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There’s more to Sekope Kaufusi than hair

WSU linebacker balances school, family life, football

WSU linebacker Sekope Kaufusi is focused on the field, but divides his attention off the field. (Christopher Anderson / The Spokesman-Review)
WSU linebacker Sekope Kaufusi is focused on the field, but divides his attention off the field. (Christopher Anderson / The Spokesman-Review)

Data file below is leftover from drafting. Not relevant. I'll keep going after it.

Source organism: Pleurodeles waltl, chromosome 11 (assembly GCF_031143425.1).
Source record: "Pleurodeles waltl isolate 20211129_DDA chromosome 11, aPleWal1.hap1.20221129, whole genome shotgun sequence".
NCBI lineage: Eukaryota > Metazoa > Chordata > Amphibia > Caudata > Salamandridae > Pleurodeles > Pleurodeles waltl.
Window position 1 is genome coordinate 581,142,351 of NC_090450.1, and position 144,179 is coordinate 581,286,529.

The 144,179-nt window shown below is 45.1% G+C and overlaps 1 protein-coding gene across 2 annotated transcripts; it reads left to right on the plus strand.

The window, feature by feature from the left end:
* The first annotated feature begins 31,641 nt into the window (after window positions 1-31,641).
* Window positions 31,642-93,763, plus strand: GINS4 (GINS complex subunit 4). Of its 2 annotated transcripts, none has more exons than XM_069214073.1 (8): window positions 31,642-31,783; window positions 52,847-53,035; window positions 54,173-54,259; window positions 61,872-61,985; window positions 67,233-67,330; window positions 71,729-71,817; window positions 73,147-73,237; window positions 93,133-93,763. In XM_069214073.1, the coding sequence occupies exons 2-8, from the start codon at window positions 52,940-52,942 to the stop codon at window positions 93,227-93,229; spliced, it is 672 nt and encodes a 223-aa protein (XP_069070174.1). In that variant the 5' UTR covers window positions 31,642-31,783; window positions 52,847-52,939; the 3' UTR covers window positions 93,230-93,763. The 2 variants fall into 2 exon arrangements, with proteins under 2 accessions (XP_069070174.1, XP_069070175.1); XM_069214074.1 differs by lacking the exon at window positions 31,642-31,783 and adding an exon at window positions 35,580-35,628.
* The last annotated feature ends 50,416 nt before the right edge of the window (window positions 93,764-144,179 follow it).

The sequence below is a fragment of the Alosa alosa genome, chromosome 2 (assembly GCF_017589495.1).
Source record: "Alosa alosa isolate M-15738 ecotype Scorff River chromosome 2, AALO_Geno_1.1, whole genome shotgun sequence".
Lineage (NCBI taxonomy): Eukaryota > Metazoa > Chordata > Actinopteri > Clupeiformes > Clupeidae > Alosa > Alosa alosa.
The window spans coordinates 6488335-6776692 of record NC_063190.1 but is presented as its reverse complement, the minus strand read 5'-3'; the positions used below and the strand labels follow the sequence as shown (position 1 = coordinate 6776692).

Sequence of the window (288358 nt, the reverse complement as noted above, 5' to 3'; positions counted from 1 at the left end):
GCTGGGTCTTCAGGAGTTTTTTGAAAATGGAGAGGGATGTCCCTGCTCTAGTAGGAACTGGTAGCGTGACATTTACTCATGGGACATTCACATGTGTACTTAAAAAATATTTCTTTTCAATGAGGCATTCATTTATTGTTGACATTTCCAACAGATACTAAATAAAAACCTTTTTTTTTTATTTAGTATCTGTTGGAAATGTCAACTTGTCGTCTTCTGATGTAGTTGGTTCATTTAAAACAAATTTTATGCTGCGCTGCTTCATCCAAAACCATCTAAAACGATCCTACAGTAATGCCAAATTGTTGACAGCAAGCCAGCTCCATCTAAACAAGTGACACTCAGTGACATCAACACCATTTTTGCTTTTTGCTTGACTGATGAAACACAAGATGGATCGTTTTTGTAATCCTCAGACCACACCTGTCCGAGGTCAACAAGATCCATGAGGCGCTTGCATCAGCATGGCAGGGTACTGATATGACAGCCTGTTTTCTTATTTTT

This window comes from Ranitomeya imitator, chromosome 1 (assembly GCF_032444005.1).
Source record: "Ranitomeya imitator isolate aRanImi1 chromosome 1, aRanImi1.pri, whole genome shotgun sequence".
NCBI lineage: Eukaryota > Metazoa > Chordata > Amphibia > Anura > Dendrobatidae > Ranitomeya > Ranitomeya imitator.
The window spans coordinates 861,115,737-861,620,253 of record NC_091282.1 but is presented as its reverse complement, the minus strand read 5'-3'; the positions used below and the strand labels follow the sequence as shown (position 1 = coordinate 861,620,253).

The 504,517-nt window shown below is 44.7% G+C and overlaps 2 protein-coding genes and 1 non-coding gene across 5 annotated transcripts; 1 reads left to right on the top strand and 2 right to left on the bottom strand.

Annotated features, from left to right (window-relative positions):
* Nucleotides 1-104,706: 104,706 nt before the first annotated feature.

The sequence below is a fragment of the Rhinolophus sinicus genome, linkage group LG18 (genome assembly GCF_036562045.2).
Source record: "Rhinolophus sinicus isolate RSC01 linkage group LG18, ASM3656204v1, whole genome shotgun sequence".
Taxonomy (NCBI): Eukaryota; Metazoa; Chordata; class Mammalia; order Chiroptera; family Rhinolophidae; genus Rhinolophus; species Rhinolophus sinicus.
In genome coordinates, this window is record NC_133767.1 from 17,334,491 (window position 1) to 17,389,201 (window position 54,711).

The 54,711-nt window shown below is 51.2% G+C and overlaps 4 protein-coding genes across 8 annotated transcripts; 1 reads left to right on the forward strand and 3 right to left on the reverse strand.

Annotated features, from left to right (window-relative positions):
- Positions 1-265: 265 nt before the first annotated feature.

PULLMAN – The first thing you notice about Sekope Kaufusi is the hair. There are, seemingly, yards of jet-black, wavy tresses tumbling out from underneath his Washington State University football helmet. Sure, Kaufusi would love to have a Head and Shoulders commercial some day like his idol – and hair hero – Troy Polamalu of the Steelers. And, sure, the hair makes it easier for those who care about Kaufusi to follow his footsteps on the football field. But there is more, much more, about Sekope Kaufusi then just the hair. The football resume says Kaufusi, who grew up in East Palo Alto, Calif., is a 19-year-old redshirt freshman linebacker turned defensive end turned linebacker again. Thrust into the middle last week against 15th-ranked Arizona due to injuries and suspensions, Kaufusi responded with a career-high eight tackles. It shouldn’t be surprising. At 6-foot-3 and 233-pounds, he’s the size of a full-grown man. What is surprising is he has full-grown responsibilities off the field as well. He and girlfriend Sui Sami live together with their year-old son, Ziggy Atagi-Kaufusi, born in June, 2009, just before Sekope left for his freshman year at WSU. “Yes, it’s hard, balancing school, football and my family,” Kaufusi said. “I’m just taking it day-by-day. Whatever happens, happens. Everything happens for a reason, so I just roll with the punches, do what I can for my family.” But he couldn’t do it without Sami, who stays at home with Ziggy, bringing him to practice occasionally and to home games, where it’s easy to pick out dad. The hair, remember. Asked how he’s able to compartmentalize the responsibilities, Kaufusi is quick to credit Sami. “I get a lot from her, because she’s very independent,” Kaufusi said. “She grew up with a lot of people, but she always had to take care of herself.” The couple met through relatives in high school when Sami was visiting from Sacramento. “We would hang out at my cousin’s house,” Kaufusi said. “From there it just sparked.” After Ziggy was born, she and Ziggy spent time in Missouri with relatives because Kaufusi, a freshman, had to live in the dorms. Now they share an off-campus residence and deal with the stresses being young parents can bring. “There are a lot of things I forget to do and Sami gets mad at me,” Kaufusi said, laughing. “And I can’t stop Ziggy from going into the cupboards, grabbing all the pots and pans and just thumping them all over the place.” Appropriate behavior for a child named for musician Ziggy Marley. Parenting also can interfere with school and football, as it did two weeks ago. Kaufusi had just been moved back to linebacker before the Oregon game. He was cramming, trying to absorb the middle and weakside responsibilities. But Sami got sick and had to go to the hospital on Thursday. With no one to watch Ziggy, Kaufusi the dad won over Kaufusi the football player. He missed practice. “Being Polynesian, they always stress family first, no matter what,” said Kaufusi, of Tongan heritage. Football has been part of his family’s heritage as well, with cousin Will Taufoou having played fullback at Cal. Kaufusi was a standout at Palo Alto’s Woodside High where he passed nearby Stanford, Saturday’s opponent, on his way to school. Going into his junior year, his academics were suffering and “things were going downhill because of off-the-field issues,” Kaufusi said, adding they were family related and leaving it at that. But the lure of college football enticed him to improve his academics – his GPA was 2.7 by graduation – and ensured he would be eligible for Washington State, the first, and most persistent, school to recruit him. He came to Pullman last year as a linebacker – in high school, he said the scheme consisted of “me just running around, looking for the ball and tackling it” – but played a lot of defensive end on the scout team. And that’s where he started this season, backing up Travis Long. “I didn’t want to put my hand down,” Kaufusi said. “That’s basically it. But my mentality was whatever the team needs, I’ll do it.” Two weeks ago, the team needed him back at linebacker. Against Oregon, playing mainly on the weakside, he had four tackles and recovered a fumble. Last week, playing the middle in place of suspended C.J. Mizell, he had eight tackles, including one for a loss. “He’s not as physically developed as what he’s going to be,” said linebackers coach Travis Niekamp. “But he’s got a natural feel for the game, very instinctive. “The biggest negative in his game is a little bit related to experience with coverage issues, but missed tackles is probably the ugliest thing right now. He’s missed his fair share of them.” All in all, though, Niekamp and the Cougars are happy with the progress Kaufusi’s made. Especially considering his circumstances. “Mentally, he can handle a lot,” Niekamp said. “That’s another strength. It just goes back to all the stuff that’s on his plate, for him to be able to come out here, focus, concentrate, be able to handle football and play at high level, I think that says a lot about him.”
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